Ben Kabak of River Avenue Blues has a good review of the new Ian O’Connor book about Derek Jeter. Which I haven’t read and I don’t really plan to, on the basis that no really good biography can be written about someone whose story is not complete. Which is basically where Ben comes down too.
As I said in an interview a couple of years ago, the Derek Jeter book I want to read is a salacious tell-all book of interviews of Derek Jeter’s doormen, personal assistants, maids, butlers, valets, neighbors, and pharmacists over the past 15 years. And sure, I want it to be fair and accurate too — we’re not savages here — but I do think that when it comes to major figures like Jeter, you’re not going to get the full story from someone who still needs to maintain access to the Yankees as a featured columnist for ESPN New York.
Which is not, by the way, a slam on O’Connor. I think Ben is fair with his review about the good points and the bad points about O’Connor’s book, and the good points do sound good. It’s merely an observation about the inherent difficulty of covering a current player from the inside like O’Connor is trying to do. Lips get looser as time goes on. Publicists and handlers become fewer and farther between. In other words, the stuff people really want to know becomes much more easy to come by after the figure has left the limelight.
Angels’ right-hander Garrett Richards has been moved to the 60-day disabled list, according to a team announcement on Saturday. Richards was originally placed on the 10-day disabled list in early April after sustaining a right biceps cramp during his first start of the season. No timetable has been given for his return to the mound, though Pedro Moura of the Los Angeles Times speculates that his return date could be pushed back to June.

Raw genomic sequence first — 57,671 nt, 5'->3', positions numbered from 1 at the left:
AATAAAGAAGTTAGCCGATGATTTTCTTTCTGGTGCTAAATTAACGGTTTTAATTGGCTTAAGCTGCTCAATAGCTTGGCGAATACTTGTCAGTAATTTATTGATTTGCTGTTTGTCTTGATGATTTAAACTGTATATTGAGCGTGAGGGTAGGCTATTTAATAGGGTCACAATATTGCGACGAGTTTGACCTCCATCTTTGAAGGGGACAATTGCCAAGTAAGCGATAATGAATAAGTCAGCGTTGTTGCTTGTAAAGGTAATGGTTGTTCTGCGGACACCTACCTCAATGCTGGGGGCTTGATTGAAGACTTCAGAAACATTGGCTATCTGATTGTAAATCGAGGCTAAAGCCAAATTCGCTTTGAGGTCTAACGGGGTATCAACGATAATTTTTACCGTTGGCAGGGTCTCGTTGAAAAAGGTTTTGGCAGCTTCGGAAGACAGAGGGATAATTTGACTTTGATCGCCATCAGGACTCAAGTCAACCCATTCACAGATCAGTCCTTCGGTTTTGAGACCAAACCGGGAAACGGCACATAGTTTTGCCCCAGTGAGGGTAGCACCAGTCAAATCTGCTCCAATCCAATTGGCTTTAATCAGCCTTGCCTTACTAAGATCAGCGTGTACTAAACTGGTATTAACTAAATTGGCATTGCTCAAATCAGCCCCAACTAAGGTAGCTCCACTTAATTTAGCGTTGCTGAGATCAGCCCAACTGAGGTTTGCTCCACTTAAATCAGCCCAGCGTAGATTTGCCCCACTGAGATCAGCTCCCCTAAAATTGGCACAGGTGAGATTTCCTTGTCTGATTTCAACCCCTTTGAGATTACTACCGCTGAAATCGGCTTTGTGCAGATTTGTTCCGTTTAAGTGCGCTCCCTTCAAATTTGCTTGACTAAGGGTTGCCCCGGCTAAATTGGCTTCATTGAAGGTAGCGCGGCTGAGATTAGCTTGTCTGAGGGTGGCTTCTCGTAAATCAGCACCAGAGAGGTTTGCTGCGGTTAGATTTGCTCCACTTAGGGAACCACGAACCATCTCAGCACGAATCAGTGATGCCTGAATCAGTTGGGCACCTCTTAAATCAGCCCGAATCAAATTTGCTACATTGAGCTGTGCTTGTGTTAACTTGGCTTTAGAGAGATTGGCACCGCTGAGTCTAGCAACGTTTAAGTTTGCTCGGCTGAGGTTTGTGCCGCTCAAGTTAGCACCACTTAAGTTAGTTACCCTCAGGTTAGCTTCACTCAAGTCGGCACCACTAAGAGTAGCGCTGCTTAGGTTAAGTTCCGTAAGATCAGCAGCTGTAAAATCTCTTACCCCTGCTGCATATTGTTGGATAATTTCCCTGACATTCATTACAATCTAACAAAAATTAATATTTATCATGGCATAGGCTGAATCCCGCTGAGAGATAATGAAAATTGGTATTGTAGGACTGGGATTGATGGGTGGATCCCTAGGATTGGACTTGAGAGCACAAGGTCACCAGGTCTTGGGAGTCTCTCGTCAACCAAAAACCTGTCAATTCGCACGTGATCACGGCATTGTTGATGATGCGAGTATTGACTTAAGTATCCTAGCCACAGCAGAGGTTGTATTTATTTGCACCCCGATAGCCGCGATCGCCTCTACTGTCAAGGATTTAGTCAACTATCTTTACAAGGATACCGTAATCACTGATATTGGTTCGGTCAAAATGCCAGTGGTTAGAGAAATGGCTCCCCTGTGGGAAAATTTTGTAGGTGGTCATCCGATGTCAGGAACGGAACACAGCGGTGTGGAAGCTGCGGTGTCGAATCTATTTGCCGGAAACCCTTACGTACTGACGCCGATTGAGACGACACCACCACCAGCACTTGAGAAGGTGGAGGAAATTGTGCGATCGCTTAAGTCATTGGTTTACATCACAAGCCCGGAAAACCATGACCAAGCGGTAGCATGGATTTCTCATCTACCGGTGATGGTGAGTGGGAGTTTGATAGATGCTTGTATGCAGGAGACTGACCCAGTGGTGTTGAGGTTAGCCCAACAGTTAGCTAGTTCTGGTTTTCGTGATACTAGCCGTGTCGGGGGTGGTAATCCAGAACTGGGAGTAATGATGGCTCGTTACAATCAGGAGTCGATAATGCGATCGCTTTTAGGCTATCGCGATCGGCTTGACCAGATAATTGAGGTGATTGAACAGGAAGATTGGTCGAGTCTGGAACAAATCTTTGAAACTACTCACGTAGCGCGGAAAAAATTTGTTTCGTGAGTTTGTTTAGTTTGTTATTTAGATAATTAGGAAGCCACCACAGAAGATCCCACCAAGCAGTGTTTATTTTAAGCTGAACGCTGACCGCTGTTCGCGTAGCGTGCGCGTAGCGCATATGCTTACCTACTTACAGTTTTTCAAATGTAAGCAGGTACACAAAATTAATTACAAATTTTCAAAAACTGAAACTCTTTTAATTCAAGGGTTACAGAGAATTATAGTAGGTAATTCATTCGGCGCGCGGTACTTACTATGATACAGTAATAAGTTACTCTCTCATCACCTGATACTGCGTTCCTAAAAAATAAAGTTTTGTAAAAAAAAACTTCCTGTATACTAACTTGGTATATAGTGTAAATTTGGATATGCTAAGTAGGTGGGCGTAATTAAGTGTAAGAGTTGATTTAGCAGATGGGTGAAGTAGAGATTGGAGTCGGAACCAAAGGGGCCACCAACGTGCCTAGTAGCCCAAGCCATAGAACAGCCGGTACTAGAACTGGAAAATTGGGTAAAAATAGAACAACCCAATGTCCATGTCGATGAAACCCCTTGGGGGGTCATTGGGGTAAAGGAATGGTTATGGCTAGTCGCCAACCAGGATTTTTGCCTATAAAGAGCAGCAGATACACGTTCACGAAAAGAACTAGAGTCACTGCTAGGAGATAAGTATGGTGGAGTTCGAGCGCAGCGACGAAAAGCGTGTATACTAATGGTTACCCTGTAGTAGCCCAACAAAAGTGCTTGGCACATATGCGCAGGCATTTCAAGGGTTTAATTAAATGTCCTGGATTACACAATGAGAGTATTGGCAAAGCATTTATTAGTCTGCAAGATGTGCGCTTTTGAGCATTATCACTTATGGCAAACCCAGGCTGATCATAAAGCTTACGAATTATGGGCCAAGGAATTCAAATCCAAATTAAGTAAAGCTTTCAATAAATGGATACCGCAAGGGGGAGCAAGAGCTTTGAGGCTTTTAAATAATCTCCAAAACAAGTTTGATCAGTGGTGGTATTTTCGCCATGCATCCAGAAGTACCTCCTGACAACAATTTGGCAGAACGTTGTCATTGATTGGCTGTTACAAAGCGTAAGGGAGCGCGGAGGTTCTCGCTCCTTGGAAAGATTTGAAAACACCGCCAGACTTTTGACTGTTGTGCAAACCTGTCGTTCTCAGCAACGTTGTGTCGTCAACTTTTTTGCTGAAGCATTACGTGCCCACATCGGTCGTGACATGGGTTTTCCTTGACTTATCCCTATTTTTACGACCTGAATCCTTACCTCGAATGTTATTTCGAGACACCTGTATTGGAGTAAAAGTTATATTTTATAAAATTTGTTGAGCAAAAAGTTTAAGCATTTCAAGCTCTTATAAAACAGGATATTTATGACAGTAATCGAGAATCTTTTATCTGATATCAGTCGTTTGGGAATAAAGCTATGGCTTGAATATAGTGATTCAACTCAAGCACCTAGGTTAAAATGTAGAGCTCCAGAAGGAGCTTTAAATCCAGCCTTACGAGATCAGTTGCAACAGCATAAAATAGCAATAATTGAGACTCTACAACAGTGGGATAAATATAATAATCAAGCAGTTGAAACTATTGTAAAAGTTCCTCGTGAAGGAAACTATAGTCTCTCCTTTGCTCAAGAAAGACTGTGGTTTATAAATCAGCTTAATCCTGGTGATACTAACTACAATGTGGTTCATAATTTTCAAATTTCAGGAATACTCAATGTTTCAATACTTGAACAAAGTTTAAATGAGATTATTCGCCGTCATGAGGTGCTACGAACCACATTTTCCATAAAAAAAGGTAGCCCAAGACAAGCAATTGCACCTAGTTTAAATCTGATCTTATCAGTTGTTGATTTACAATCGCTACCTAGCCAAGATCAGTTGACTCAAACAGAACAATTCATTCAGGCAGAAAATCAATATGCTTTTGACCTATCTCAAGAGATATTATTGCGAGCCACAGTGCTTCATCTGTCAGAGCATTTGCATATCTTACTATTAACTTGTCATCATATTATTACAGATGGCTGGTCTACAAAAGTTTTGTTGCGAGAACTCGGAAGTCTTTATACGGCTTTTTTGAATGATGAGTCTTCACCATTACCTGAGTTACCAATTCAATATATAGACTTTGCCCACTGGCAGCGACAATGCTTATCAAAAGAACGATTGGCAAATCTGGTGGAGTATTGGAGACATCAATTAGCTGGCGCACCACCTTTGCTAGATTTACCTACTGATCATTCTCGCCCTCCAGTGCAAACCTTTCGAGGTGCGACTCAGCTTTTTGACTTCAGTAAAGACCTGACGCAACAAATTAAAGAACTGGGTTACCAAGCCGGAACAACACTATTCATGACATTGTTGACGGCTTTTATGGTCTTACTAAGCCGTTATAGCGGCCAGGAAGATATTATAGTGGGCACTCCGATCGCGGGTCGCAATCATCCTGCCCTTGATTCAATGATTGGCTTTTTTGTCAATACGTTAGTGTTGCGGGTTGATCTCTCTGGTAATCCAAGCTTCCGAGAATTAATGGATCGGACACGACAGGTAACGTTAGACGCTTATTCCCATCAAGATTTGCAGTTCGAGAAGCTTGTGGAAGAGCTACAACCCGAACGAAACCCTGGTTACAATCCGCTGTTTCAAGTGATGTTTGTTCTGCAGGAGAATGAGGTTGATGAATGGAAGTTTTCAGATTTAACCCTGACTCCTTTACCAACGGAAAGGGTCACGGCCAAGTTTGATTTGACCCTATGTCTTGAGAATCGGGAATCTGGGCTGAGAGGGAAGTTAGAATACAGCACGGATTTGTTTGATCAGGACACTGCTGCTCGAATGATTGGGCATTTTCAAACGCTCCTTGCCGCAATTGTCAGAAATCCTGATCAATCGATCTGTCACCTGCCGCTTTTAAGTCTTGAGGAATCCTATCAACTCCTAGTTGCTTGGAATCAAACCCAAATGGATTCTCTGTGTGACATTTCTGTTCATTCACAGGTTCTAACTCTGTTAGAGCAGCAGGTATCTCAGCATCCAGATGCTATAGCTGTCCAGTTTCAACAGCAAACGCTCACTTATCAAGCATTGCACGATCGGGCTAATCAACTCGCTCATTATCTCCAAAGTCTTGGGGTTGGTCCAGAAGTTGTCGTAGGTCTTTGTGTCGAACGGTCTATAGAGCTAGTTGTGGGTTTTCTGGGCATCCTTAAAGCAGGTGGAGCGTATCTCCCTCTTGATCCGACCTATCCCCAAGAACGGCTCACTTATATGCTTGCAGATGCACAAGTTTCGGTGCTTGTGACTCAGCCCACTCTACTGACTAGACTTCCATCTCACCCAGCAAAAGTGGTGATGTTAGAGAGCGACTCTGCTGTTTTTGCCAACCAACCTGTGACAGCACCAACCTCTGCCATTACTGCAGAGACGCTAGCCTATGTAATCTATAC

While the Angels report that Richards is making some progress in his recovery, he’s still experiencing some “irritation of the cutaneous nerve,” which could be preventing him from working back up to full strength. The veteran righty already missed 154 days of the 2016 season after suffering a UCL injury, and opted for biometrics surgery to repair the ligament rather than undergoing a more intensive Tommy John procedure.
This is Richards’ seventh season with the Angels. He last pitched a full, healthy season in 2015, delivering a 3.65 ERA, 3.3 BB/9 and 7.6 SO/9 over 207 1/3 innings. He’s currently one of eight Angels pitchers serving time on the disabled list, including left-hander Andrew Heaney and right-handers Cam Bedrosian, Andrew Bailey, Vicente Campos, Huston Street, Mike Morin and Nick Tropeano.
When it comes to home run trots, Adam Rosales is still the guy to beat. The Athletics’ shortstop led off the first inning of Saturday’s matinee against the Mariners with a solo shot to center field, and made it all the way around the bases in record time — 15.9 seconds, to be precise. That’s 0.06 seconds faster than the previous record, which Rosales set himself last September on a 15.96-second run.
In fact, as MLB.com’s Michael Clair points out, Rosales holds eight of the 10 fastest home run trots recorded by Statcast. (The other two, naturally, belong to the Reds’ speedy center fielder Billy Hamilton.) Eight of those 10 trots were recorded in 2016, with Rosales gradually inching his way toward the 15-second mark.
The blast was the first of two home runs for the A’s, who tacked on a couple of runs with Ryon Healy‘s two-RBI homer and capped their 4-3 win over the Mariners with a productive out from Khris Davis in the third inning. It’s the fifth straight victory for the A’s this week.